Income-based rates, mandated by state lawmakers, soon followed for the energy industry, said Roger Colton, a consultant who has worked on water and energy affordability issues for more than three decades and testified in support of Philadelphia’s income-based rate during hearings in 2016. The Ohio Legislature passed a law in 1989 that required electric and natural gas companies regulated by the state Public Utility Commission to implement income-based rates.
When it deregulated the electric market in the 1990s, Pennsylvania mandated a similar rate, said Tanya McCloskey of the Pennsylvania Office of Consumer Advocate. “If we’re moving to a competitive market, we wanted to make sure that the low-income customers would not be harmed,” McCloskey explained. “The risk was that rates would increase but not be regulated.”
More than 285,000 electric power customers participated in the program in 2015, according to the Pennsylvania Public Utility Commission.
“In my view, it’s been a very successful program,” McCloskey told Circle of Blue. “That’s why we support the continuation of it.”
Water assistance lags because, until recently, bills were generally low enough that affordability was not a primary concern. Also, some state laws prohibit the subsidization of one class of utility customer by another. In those states that do allow it or in those where ratepayers offer voluntary contributions, most water bill assistance programs bring down bills through a discount rather than work out what is affordable for individual households based on earnings.
“The water industry will find that it does no good to bill customers who can’t afford to pay,” Colton said. Collection rates are above 90 percent for poor households served by regulated Pennsylvania gas and electric utilities. That means a household on an assistance plan pays, on average, more than nine out of 10 dollars on its monthly bill.
Philadelphia’s Rate Experiment
The Philadelphia Water Department is still finalizing the tiered assistance program (TAP), as the income-based rate will be known. But the basic principles are confirmed.
The income-based rates follow federal poverty guidelines, which are based on pre-tax income and vary depending on the number of people living together. TAP sets monthly water bills as a percent of income. A household making zero to 50 percent of the poverty line will pay two percent of monthly income for the water bill, which includes sewer and stormwater charges. A household between 51 percent and 100 percent of the poverty line will pay 2.5 percent of monthly income; a household between 101 percent and 150 percent will pay three percent. The minimum bill will be $US 12 per month.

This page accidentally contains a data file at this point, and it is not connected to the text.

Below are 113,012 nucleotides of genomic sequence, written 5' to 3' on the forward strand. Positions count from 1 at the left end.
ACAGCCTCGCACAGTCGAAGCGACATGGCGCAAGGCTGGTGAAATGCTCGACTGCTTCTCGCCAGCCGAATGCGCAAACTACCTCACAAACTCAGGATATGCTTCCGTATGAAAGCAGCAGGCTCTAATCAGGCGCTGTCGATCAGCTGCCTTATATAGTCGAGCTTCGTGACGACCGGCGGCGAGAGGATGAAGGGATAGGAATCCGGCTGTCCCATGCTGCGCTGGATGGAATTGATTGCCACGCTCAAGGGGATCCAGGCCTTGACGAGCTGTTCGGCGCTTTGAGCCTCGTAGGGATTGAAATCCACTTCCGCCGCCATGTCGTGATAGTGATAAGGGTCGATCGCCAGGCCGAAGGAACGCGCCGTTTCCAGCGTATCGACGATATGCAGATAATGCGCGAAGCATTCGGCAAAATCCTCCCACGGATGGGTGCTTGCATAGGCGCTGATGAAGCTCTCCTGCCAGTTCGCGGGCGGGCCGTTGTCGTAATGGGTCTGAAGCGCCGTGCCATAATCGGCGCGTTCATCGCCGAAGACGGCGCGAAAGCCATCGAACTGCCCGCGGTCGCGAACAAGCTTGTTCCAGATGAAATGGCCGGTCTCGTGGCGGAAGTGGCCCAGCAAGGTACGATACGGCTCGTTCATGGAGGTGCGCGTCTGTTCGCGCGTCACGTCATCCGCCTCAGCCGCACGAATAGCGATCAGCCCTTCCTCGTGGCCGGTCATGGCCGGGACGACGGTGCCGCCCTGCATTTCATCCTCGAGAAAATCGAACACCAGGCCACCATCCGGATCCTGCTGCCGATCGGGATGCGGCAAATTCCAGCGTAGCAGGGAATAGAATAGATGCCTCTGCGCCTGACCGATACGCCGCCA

These percentages are lower than the U.S. Environmental Protection Agency’s affordability threshold of 4.5 percent of income for a combined water and sewer bill.
TAP households will not be charged based on consumption, but the water department will monitor for unusually high use. Those households will get free low-flow fixtures, leak detection tests, and information about how to conserve water.
In the end, TAP households will pay less than they would under the typical water rates. How much less depends on family size and income. A three-person household that makes $US 20,000 per year falls in the 51 to 100 percent category and would pay $US 41.66 per month for water. A two-person household making $US 15,000 per year would pay $US 31.25 per month. (The federal government’s poverty threshold for a three-person household in 2017 is $US 20,420 and a two-person household is $US 16,240.) An average household water, sewer, and stormwater bill in Philadelphia is $US 70.87, according to the water department.
The department estimates that 56,156 customers would be eligible for TAP.
TAP is designed to address a number of deficiencies with the existing aid program, called WRAP, which will be phased out. Customers have to be behind on bills before they can enroll in WRAP. They also have to be the homeowner, which can be complicated when deeds are not properly transferred. By allowing poor households instant access to TAP, even if they are not the homeowner, the utility hopes they can nip bill-paying problems before they start. “It’s proactive,” Dahme, the water department spokeswoman, told Circle of Blue.